Thursday, May 05, 2005

Theological Custody of Worship

This is a response to "Liturgy in the Age of Certainty" By Frank C. Senn [From Christian Liturgy: Catholic and Evangelical. Minneapolis, MN: Augsburg Fortress, 1997. pp. 483-525.]

“Liturgy in the age of certainty served as a confessional symbol.” “The idea of worship as primary theology or living dogma.” “Patterns and acts of worship both express and form the beliefs of the worshipers.” “A lesson from this 'age of certainty' is the need for a theological custody of worship.”

What have I been saying all along?

We draw our theology, our ethics, our discipleship, our worldview – from our worship. Liturgist James White goes so far as to call Sacraments the “Third Testament.”[1] If you ask an Orthodox Christian what they believe about a theological point, they will read to you from their liturgy. They can’t explain it – they simply must do it (this doesn’t sound too different from the statements of artists).

People do not realize – because they have not been taught – how much they are formed by their worship. And if their worship is aesthetically poor, theologically lacking, historically ungrounded, or irresponsibly executed, then they find their faith shallow and meaningless.

This is why we must take our liturgy seriously; we must educate our congregations. Worship will shape them whether we like it or not, because in worship, particularly in the sacraments, God moves. And a person cannot encounter the living God without being changed.

Oh, God, let your Church take greater care of their liturgy! Our “theological custody of worship” is a sacred and holy duty. Forgive us for using the sacred rituals of your self-giving to further our own divisions and nurse our pride. Give us a humble spirit when approaching the hallowed ground where we commune with you. Let us strive to find each our own language, which allows us to get out of the way and through our liturgy accept the magnificent self-gifts you desire to give us. Amen.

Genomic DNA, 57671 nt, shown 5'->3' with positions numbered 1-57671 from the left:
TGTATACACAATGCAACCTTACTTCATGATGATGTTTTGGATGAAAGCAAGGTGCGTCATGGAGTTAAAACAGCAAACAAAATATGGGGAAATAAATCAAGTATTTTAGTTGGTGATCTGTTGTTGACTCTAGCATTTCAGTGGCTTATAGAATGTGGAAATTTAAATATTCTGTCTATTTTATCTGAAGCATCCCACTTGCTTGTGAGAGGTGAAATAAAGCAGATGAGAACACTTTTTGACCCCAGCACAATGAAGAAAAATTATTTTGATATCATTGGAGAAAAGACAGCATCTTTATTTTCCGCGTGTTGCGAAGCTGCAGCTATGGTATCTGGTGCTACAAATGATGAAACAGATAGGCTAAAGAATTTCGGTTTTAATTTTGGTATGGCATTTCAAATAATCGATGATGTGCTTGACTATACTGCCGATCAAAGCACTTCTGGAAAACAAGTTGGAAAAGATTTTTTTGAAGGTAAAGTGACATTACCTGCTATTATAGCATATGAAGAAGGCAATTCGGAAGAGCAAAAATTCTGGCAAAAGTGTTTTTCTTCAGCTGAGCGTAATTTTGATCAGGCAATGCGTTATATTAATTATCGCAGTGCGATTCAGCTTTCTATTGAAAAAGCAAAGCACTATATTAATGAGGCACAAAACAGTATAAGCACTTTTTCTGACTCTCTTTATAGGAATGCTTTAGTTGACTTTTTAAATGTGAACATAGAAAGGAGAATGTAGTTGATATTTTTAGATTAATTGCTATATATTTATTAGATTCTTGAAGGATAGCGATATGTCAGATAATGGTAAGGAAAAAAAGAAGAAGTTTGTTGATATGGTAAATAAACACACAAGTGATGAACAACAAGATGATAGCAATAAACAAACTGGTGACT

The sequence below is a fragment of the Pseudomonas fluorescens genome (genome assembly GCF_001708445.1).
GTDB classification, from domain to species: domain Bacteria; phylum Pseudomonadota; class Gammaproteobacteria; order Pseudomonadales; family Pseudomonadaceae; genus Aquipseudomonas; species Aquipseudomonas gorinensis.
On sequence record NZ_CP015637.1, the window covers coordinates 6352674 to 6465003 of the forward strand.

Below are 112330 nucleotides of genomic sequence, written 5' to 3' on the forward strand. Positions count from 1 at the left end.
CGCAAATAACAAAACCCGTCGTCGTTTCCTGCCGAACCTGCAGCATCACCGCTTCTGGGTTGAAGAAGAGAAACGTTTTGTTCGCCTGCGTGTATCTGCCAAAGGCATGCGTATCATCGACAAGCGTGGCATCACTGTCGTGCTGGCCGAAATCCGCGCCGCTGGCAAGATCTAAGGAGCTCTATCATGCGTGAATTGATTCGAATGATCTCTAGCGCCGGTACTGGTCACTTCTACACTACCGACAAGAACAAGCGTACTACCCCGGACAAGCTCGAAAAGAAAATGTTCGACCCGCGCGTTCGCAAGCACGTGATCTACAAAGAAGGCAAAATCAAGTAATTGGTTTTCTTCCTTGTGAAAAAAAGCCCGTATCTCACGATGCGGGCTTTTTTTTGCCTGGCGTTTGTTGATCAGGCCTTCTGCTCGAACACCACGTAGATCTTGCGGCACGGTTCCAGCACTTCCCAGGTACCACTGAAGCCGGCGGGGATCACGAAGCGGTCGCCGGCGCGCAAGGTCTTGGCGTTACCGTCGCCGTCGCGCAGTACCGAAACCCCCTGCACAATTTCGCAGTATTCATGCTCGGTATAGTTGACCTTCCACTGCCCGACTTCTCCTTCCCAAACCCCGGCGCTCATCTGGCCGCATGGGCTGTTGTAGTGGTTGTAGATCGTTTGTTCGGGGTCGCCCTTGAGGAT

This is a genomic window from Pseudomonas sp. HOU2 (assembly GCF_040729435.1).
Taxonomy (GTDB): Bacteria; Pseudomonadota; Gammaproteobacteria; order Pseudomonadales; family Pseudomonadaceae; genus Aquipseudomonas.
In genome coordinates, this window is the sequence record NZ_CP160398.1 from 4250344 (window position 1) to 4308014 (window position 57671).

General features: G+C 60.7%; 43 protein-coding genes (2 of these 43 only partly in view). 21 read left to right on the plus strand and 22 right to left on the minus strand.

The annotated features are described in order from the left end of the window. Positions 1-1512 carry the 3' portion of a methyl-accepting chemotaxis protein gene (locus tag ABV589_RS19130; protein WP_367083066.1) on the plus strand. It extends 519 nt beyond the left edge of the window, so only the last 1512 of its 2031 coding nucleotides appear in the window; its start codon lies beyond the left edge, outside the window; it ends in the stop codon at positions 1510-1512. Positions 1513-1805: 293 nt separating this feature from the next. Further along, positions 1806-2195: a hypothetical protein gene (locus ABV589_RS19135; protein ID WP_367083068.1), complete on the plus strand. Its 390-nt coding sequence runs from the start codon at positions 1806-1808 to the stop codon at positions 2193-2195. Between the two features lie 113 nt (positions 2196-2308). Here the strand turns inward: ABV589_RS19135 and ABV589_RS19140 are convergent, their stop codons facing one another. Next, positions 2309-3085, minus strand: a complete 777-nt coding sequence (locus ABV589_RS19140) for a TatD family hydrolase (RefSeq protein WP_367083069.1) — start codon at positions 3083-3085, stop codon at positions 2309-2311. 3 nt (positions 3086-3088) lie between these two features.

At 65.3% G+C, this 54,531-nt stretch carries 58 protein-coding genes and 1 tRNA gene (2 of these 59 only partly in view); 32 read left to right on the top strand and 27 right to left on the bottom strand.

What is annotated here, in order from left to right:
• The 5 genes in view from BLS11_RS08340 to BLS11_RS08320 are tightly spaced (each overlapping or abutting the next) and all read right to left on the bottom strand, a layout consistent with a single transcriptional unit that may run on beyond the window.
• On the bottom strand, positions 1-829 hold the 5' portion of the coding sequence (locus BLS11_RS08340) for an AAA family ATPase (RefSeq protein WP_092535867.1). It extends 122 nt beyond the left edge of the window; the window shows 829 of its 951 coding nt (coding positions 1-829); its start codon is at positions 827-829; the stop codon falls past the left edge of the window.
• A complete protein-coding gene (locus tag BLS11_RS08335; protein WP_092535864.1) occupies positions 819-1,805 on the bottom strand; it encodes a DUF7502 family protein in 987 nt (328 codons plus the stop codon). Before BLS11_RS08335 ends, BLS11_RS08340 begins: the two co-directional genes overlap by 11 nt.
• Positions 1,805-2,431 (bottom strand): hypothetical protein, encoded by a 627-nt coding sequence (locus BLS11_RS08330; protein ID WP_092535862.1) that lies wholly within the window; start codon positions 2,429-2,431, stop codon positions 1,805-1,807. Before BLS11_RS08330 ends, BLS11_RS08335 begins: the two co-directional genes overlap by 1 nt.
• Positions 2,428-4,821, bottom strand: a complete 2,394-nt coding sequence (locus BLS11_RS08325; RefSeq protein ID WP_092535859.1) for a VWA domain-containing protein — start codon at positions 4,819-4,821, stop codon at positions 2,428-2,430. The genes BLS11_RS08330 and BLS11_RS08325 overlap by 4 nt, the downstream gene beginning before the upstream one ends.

[1] White, James F. Introduction to Christian Worship 3 ed. (Nashville: Abingdon Press, 2000), 197.

Tuesday, May 03, 2005

It's a big day

Today I turn 30.

I kicked off 30 by sleeping. A lot. I plan to eat cake for breakfast, go get a Coffee Bean beverage, have lunch with my favorite professor, then maybe sushi for dinner. And more cake.

Today the sun in shining in South Pasadena, although it's hazy enough that I can't see the mountains. There is a funny little squirrel who likes to climb the trees right outside the office window and tease my cats. The mornings here are quiet, except for the parrots, whose screeches echo throughout our little town.

J threw me a wonderful dinner with several close friends on Saturday, then we came home to more friends and cake and balloons and champagne. It's the birthday so big it needs an after-party.

And today is mellow - have to go to classes, and do some homework. Probably won't have any celebration at work, for the first time in five years. They even threw me a party when I was a temp. But now there is really nobody to take charge of such an event so I won't have one, and that's really fine, except that I do miss my work friends.